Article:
Berkeley City Council approved 18 months of Measure P funding, allocating potentially $11 to 13.5 million of funding to homelessness services for the city of Berkeley.
The city has received about $2.9 million from Measure P so far this fiscal year, which began in July. The measure, approved by voters last year, raised the tax on real estate transfers by 1% and has the potential to generate $6-8 million a fiscal year to fund services to the homeless community.
The council approved an allocation budget submitted by Berkeley Mayor Jesse Arreguín with a 6 to 3 vote at its regular Tuesday meeting.
The city will allocate 28% of funding to permanent housing subsidies and services — 15% of which will be reserved for homeless families — while shelters and other accommodations will receive 36%, according to a press release from Arreguín’s office.
“I am thankful for the voters for approval Measure P, allowing us to make these significant investments to raise people out of homelessness,” Arreguín said. “This is another step forward in our commitment to prioritizing the needs of our most vulnerable residents.”
While supporters of the funding allocations called the budget proposal “bold,” City Councilmember Lori Droste, who was one of the nay votes, pointed to inconsistencies in the approved budget as one of the reasons why she voted against the budget.
“There were three different proposals with demonstrably inaccurate information,” Droste said.
She cited inconsistencies between the first page of the mayor’s submitted budget, an overview of the allocations and the actual line items listed on the next page.
Droste added that permanent housing subsidies added for families will not be in effect unless the revenue from Measure P exceeds $6 million.
“Zero dollars were allocated to permanent supported housing unless the revenues surpass $8 million,” Droste said. “I support Measure P. I campaigned for Measure P. … I’m not saying don’t spend it, I’m just saying if we’re going to say we help homeless families, we need to actually allocate funding.”
City Councilmember Sophie Hahn, who voted for the budget, also said there was “no justification for withholding services” by not approving the funding allocation.
“Homelessness is the most important crisis we face in Berkeley on a day-to-day basis. It’s a human rights abuse, and the level of suffering is a disgrace,” Hahn said. “We are facing an emergency, and we have to move quickly. … Every person that we help is one more person helped.”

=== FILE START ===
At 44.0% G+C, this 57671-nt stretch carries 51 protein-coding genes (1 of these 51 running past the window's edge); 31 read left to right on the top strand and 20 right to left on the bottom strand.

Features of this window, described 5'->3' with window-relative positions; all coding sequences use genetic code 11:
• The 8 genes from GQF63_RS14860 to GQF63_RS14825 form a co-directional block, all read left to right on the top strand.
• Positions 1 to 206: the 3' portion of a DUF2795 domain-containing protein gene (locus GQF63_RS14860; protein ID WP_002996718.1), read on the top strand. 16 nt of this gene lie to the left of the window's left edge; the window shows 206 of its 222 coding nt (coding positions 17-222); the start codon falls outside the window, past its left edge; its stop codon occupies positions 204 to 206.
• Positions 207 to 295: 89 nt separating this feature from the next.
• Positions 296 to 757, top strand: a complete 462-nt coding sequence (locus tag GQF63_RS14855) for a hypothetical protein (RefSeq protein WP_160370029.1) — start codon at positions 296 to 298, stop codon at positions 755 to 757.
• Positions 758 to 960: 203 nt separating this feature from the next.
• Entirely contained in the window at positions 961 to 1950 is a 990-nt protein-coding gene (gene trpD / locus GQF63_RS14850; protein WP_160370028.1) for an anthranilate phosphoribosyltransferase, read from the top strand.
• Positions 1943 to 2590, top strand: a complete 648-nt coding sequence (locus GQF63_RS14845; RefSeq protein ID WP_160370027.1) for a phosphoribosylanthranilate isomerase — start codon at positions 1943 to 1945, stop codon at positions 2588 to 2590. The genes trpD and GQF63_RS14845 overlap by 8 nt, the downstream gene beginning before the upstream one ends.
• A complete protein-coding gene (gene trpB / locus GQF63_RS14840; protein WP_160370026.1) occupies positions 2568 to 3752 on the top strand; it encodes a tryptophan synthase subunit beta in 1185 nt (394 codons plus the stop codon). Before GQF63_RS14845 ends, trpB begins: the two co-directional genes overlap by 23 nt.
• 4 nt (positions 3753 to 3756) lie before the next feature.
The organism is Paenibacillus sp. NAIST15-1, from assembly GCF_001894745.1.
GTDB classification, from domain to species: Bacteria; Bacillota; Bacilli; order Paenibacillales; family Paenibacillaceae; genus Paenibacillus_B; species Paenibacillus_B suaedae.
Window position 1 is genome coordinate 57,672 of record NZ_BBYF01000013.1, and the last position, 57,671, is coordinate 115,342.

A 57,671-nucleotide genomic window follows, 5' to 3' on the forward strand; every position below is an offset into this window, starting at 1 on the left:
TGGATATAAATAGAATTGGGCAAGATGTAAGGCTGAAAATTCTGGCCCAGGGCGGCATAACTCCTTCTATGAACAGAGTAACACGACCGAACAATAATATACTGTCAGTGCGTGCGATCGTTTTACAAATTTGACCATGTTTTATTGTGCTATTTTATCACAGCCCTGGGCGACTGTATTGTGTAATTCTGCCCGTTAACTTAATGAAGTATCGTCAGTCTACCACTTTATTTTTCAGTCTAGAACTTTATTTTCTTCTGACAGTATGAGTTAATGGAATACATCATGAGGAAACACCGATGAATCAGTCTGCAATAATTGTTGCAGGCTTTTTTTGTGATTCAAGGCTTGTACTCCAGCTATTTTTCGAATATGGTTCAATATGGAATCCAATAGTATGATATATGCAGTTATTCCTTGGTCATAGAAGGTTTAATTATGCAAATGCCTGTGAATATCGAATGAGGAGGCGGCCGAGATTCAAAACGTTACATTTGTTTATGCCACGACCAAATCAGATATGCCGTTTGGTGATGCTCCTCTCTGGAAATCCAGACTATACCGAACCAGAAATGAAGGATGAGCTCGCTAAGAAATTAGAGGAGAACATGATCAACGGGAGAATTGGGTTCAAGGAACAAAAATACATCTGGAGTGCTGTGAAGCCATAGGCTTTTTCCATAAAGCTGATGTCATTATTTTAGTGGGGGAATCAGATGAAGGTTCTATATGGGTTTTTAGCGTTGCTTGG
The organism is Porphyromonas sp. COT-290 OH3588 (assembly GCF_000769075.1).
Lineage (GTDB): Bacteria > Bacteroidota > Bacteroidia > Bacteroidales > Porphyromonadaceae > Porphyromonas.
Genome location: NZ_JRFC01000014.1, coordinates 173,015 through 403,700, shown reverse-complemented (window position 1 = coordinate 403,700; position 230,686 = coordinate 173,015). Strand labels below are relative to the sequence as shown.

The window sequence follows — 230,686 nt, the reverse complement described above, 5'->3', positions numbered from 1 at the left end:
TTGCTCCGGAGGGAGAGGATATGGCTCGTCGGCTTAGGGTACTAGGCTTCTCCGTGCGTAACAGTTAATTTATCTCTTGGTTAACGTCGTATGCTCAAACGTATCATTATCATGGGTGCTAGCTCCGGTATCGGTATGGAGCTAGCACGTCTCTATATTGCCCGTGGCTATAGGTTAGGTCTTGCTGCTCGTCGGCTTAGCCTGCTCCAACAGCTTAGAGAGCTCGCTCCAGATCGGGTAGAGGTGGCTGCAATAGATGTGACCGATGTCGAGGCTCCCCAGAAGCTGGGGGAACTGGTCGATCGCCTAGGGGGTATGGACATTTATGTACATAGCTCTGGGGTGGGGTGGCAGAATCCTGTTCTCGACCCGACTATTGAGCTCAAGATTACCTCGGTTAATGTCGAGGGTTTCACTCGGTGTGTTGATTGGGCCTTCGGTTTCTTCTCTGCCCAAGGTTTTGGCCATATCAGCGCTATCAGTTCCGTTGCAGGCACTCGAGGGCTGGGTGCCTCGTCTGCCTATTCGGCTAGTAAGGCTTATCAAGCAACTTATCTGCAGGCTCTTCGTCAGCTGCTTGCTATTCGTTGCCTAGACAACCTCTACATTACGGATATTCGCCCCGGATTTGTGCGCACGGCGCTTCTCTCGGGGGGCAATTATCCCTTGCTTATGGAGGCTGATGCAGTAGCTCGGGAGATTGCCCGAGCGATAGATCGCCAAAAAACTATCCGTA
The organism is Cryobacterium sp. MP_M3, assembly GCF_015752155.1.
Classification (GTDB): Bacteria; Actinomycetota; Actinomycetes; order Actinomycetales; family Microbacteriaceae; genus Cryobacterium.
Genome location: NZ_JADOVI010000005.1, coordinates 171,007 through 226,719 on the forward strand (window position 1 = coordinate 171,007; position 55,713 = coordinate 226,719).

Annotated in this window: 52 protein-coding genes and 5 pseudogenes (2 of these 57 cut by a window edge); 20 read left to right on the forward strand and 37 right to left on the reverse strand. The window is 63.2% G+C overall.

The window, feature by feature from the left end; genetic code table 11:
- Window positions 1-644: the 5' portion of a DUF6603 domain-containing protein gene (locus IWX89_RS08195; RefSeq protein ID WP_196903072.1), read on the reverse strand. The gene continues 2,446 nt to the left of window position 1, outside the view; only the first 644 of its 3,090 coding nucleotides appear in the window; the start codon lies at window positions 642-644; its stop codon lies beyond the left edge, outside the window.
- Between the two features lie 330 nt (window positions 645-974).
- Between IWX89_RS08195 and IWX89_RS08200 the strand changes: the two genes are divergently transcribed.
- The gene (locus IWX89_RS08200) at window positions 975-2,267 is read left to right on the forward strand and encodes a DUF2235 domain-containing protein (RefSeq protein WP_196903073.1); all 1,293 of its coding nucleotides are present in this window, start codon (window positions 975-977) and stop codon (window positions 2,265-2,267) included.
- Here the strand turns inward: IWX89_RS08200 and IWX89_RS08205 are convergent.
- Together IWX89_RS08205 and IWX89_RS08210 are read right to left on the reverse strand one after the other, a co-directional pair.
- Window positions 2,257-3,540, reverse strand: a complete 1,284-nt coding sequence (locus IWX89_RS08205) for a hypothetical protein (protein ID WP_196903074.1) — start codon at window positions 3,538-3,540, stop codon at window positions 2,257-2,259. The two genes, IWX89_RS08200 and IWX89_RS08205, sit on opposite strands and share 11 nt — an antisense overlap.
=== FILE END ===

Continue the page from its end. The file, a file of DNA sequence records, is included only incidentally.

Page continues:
In addition to allocating money to city shelters and other local services, the budget allocated $117,000 specifically to the Youth Spirit Artworks, or YSA, Tiny House Village for the next 18 months.
The village, which YSA executive director Sally Hindman called an “Oakland-Berkeley partnership addressing the regional crisis of youth homelessness in East Bay” will increase Berkeley’s youth housing by 48%.
“The Measure P funding is one more step towards the project opening as the first-in-nation tiny youth village,” Hindman said. “It’s critical funding that we needed to have to open the project. We’re pleased.”
The money will fund case management by YSA for the tiny village, which is currently projected to open in July 2o20, according to Hindman. YSA also received $360,000 for day-to-day operation costs from the city of Oakland.
YSA currently has 15 tiny houses built and is partnering with several local schools to build four more houses, according to Hindman.
Next spring, the organization is planning to build seven more houses to create a total of 26 houses that will form the village.
Assistant project manager and YSA board member Reginald Gentry emphasized the importance of the Measure P funding, which fulfilled YSA’s original request.
“YSA is an interfaith, nonprofit organization, so we get pretty much all our money from private donors and the city,” Gentry said. “It’s super important that they came through.”